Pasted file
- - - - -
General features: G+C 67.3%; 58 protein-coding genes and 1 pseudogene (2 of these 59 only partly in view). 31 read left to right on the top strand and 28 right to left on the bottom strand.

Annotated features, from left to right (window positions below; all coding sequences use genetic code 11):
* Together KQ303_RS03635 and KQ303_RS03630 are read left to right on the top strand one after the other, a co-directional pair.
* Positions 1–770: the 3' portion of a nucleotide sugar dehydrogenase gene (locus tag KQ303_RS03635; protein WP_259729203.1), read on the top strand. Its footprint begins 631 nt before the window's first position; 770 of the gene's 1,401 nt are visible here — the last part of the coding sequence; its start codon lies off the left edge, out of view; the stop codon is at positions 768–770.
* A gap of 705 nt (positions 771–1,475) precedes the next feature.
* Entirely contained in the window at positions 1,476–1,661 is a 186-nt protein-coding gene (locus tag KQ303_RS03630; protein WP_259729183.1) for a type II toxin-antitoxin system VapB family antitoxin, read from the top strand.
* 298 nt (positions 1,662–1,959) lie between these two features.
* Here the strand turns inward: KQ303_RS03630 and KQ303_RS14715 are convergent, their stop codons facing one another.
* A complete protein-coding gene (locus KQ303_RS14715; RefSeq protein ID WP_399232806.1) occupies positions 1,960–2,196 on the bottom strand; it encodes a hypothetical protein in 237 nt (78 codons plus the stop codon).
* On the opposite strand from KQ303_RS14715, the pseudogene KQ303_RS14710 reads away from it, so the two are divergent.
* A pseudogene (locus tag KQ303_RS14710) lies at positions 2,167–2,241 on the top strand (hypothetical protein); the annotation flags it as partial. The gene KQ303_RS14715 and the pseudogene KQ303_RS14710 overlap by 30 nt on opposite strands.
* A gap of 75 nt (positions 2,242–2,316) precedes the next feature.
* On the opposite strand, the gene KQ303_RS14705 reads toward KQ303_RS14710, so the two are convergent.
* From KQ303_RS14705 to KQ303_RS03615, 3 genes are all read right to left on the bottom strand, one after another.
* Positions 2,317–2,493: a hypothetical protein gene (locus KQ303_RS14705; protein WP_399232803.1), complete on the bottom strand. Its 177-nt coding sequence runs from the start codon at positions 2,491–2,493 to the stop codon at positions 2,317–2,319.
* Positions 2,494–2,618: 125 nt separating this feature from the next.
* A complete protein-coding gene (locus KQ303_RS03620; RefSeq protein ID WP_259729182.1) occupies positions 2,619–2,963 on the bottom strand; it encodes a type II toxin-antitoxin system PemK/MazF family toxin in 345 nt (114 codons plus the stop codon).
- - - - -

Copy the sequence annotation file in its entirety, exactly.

General features: G+C 67.3%; 58 protein-coding genes and 1 pseudogene (2 of these 59 only partly in view). 31 read left to right on the top strand and 28 right to left on the bottom strand.

Annotated features, from left to right (window positions below; all coding sequences use genetic code 11):
* Together KQ303_RS03635 and KQ303_RS03630 are read left to right on the top strand one after the other, a co-directional pair.
* Positions 1–770: the 3' portion of a nucleotide sugar dehydrogenase gene (locus tag KQ303_RS03635; protein WP_259729203.1), read on the top strand. Its footprint begins 631 nt before the window's first position; 770 of the gene's 1,401 nt are visible here — the last part of the coding sequence; its start codon lies off the left edge, out of view; the stop codon is at positions 768–770.
* A gap of 705 nt (positions 771–1,475) precedes the next feature.
* Entirely contained in the window at positions 1,476–1,661 is a 186-nt protein-coding gene (locus tag KQ303_RS03630; protein WP_259729183.1) for a type II toxin-antitoxin system VapB family antitoxin, read from the top strand.
* 298 nt (positions 1,662–1,959) lie between these two features.
* Here the strand turns inward: KQ303_RS03630 and KQ303_RS14715 are convergent, their stop codons facing one another.
* A complete protein-coding gene (locus KQ303_RS14715; RefSeq protein ID WP_399232806.1) occupies positions 1,960–2,196 on the bottom strand; it encodes a hypothetical protein in 237 nt (78 codons plus the stop codon).
* On the opposite strand from KQ303_RS14715, the pseudogene KQ303_RS14710 reads away from it, so the two are divergent.
* A pseudogene (locus tag KQ303_RS14710) lies at positions 2,167–2,241 on the top strand (hypothetical protein); the annotation flags it as partial. The gene KQ303_RS14715 and the pseudogene KQ303_RS14710 overlap by 30 nt on opposite strands.
* A gap of 75 nt (positions 2,242–2,316) precedes the next feature.
* On the opposite strand, the gene KQ303_RS14705 reads toward KQ303_RS14710, so the two are convergent.
* From KQ303_RS14705 to KQ303_RS03615, 3 genes are all read right to left on the bottom strand, one after another.
* Positions 2,317–2,493: a hypothetical protein gene (locus KQ303_RS14705; protein WP_399232803.1), complete on the bottom strand. Its 177-nt coding sequence runs from the start codon at positions 2,491–2,493 to the stop codon at positions 2,317–2,319.
* Positions 2,494–2,618: 125 nt separating this feature from the next.
* A complete protein-coding gene (locus KQ303_RS03620; RefSeq protein ID WP_259729182.1) occupies positions 2,619–2,963 on the bottom strand; it encodes a type II toxin-antitoxin system PemK/MazF family toxin in 345 nt (114 codons plus the stop codon).